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Briefs

Treasury chief sees upturn soon

Treasury Secretary Jacob Lew said Wednesday the economy is expected to grow at much stronger rates for the rest of this year as the country overcomes the effects of a harsh winter.

But Lew said millions of Americans continue to struggle as unemployment remains too high and economic growth is too slow.

“Evidence continues to mount that our economy is gaining traction,” Lew said. “Nevertheless, we cannot escape the fact that millions of Americans continue to struggle, and their pain reminds us that our work is not finished.

“For too many families, this hardly feels like a recovery.”

In his remarks, Lew called for action by the government and the private sector to boost hiring of the long-term unemployed and increase investment in productivity-enhancing equipment and critical infrastructure projects such as roads, railways and ports.

GM chief to testify again next week

General Motors CEO Mary Barra will be back in front of Congress next week to be questioned further about how GM allowed a deadly defect in an ignition switch to go undisclosed for more than a decade.

Barra will appear June 18 before the House Energy and Commerce Committee’s oversight subcommittee, the panel announced Wednesday.

Also testifying will be former U.S. Attorney Anton Valukas, who last week issued a report on GM’s delayed recall of 2.6 million small cars equipped with the switches.

Valukas’ report blamed the delay on a dysfunctional corporate structure and misconduct or poor decisions by some employees. The ignition switches have been linked to more than 50 crashes and at least 13 deaths.

GM has an Allen County truck plant and a foundry in Defiance, Ohio.

Vitaminwater fans irked by sweetener

Fans of Vitaminwater are demanding that parent company Coca-Cola drop a new formula that uses stevia, a low-calorie sweetener known for its metallic aftertaste.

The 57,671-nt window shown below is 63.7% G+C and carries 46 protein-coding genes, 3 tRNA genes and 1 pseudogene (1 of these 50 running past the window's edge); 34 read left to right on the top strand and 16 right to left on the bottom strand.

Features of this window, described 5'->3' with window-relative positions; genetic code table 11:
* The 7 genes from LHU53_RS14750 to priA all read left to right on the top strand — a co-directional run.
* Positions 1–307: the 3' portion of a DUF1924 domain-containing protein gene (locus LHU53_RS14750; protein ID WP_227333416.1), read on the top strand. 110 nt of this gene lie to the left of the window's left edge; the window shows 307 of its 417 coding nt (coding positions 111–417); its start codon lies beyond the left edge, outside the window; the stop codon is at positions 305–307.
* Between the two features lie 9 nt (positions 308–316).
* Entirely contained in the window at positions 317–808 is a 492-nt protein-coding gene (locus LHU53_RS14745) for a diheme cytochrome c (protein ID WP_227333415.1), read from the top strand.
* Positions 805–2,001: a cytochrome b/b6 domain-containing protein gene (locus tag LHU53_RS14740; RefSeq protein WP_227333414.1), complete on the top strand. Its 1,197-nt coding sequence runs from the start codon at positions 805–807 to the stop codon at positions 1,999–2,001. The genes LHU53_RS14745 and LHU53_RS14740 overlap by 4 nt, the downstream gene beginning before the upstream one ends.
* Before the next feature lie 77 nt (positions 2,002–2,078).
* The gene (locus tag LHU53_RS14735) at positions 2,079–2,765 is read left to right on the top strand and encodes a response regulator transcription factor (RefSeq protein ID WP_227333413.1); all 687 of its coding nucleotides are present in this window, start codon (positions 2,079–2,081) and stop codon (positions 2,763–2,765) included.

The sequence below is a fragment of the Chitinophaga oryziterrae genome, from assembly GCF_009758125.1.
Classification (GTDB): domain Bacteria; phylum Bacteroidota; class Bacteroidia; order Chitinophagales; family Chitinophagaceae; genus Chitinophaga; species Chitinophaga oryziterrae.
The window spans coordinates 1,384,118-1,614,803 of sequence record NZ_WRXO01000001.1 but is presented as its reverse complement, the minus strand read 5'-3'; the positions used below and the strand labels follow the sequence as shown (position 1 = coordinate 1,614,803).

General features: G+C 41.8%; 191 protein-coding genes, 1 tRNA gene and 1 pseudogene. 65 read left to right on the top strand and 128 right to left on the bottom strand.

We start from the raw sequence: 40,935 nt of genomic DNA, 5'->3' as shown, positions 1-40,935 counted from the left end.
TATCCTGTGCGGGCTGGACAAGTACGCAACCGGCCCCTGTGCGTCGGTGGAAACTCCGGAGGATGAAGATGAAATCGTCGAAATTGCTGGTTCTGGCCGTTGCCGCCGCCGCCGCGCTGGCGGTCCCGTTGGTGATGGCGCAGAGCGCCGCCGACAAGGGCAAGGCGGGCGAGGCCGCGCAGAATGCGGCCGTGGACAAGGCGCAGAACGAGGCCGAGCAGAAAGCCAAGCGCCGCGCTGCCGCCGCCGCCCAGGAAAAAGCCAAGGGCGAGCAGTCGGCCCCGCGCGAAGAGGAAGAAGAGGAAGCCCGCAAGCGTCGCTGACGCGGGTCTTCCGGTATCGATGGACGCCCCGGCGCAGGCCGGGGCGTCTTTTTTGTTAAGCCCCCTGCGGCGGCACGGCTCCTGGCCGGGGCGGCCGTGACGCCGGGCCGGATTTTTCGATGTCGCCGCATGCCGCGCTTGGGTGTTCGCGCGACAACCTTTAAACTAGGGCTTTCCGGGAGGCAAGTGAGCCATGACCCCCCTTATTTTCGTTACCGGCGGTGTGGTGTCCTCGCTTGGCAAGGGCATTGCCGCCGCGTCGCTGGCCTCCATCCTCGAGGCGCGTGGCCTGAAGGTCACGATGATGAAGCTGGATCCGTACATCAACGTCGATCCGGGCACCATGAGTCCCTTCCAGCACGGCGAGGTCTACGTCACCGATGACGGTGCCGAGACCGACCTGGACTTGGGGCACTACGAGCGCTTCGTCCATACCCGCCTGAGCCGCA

Coca-Cola Co. changed the formula for its full-calorie Vitaminwater in May, and the new bottles have been hitting shelves nationwide since.

Previously, the drinks were sweetened with a mix of crystalline fructose and sugar. Now they are sweetened with a mix of sugar and stevia, a natural sweetener companies use to reduce the sugar content in drinks. The new Vitaminwater still has the same 120 calories per bottle, however.

The change has prompted fans of the drink to inundate Vitaminwater’s Facebook page with complaints about the taste and demands that the company bring back the old formula.

A spokeswoman for Coca-Cola, Danielle Dubois, said the company loves hearing from its consumers and has been listening to the feedback.

Apple, Starbucks, Fiat deals face EU scrutiny

The European Union’s antitrust regulator has launched an investigation into tax deals that Apple, Starbucks and Fiat struck with some European countries, the start of a wider push to keep multinationals from taking advantage of loopholes.

EU antitrust commissioner Joaquin Almunia said Wednesday that a preliminary probe by his office has found that the tax deals the companies have with Ireland, the Netherlands and Luxembourg could amount to illegal state aid.

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